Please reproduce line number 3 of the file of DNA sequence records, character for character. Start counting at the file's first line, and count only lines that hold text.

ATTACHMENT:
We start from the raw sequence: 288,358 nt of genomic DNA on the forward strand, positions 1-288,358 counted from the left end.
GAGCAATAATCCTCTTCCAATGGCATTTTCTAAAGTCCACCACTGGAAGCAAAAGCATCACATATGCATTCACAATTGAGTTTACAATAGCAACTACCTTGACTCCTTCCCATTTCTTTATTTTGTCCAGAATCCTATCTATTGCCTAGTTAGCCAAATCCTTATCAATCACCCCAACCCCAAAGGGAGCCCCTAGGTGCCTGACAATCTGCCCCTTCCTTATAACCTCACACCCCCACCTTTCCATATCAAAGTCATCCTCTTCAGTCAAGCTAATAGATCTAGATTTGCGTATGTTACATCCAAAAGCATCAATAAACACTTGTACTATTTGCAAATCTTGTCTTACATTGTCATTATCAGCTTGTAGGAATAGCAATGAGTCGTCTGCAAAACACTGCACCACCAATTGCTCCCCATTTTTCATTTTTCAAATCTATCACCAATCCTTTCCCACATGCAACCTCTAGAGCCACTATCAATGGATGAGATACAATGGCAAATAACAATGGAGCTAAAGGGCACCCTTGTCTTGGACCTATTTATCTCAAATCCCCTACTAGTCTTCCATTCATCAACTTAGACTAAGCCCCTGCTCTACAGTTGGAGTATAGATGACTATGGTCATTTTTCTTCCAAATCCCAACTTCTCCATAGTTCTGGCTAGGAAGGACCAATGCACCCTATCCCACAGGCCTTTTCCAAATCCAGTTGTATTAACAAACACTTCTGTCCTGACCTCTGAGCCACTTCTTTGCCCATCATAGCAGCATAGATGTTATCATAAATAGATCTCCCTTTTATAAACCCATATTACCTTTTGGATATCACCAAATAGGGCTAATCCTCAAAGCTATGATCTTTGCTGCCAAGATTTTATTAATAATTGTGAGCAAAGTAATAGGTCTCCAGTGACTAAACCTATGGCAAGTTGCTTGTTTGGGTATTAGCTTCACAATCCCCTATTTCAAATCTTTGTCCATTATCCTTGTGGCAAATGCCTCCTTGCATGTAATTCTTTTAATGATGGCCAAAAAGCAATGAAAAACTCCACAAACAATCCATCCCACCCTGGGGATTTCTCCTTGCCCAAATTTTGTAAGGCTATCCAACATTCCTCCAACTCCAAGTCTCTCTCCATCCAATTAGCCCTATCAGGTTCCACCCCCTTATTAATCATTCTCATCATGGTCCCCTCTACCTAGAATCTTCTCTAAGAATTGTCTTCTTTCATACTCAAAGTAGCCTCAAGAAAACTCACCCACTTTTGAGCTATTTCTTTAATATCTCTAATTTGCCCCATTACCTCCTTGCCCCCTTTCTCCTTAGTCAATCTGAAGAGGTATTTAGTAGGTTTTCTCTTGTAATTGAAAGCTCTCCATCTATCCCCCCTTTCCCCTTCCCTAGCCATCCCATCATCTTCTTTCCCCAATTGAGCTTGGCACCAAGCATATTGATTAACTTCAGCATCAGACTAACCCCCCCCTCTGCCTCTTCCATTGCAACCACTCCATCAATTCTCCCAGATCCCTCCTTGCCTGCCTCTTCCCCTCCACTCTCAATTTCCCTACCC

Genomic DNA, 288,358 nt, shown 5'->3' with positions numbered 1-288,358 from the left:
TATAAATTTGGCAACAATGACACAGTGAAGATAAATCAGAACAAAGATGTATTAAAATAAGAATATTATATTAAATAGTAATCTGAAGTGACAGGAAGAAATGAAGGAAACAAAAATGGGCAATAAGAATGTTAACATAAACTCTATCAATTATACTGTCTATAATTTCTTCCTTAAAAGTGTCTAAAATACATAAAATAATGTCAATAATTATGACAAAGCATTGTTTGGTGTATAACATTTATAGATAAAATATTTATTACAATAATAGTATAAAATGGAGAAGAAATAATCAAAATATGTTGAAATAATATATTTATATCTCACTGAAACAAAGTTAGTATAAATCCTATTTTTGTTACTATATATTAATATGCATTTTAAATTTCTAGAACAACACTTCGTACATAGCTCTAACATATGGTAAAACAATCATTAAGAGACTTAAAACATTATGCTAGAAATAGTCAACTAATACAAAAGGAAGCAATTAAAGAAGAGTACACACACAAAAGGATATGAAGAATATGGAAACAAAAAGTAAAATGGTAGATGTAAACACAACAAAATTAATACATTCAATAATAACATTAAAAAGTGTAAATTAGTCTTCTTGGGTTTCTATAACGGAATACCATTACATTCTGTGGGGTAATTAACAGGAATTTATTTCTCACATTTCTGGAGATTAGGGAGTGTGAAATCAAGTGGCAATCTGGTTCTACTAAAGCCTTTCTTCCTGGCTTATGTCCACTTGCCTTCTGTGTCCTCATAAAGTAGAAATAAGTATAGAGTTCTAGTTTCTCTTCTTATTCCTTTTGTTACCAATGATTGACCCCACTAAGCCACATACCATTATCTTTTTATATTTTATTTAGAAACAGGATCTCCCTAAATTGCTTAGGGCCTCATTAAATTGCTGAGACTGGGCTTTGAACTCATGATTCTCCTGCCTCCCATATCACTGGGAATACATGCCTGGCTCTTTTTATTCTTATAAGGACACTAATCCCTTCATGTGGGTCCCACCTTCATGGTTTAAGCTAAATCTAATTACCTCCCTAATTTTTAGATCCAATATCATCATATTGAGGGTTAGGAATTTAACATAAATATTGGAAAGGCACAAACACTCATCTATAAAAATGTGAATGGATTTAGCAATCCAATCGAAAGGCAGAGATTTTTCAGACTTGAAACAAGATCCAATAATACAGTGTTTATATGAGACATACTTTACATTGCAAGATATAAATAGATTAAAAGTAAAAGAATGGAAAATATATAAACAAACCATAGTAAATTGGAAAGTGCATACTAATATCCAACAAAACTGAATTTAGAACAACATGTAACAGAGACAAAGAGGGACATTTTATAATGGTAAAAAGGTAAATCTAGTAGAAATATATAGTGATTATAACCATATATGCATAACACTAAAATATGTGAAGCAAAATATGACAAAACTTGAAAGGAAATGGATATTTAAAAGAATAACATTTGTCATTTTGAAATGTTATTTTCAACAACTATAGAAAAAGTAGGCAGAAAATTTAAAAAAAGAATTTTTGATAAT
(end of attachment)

Genomic DNA, 288,358 nt, shown 5'->3' with positions numbered 1-288,358 from the left: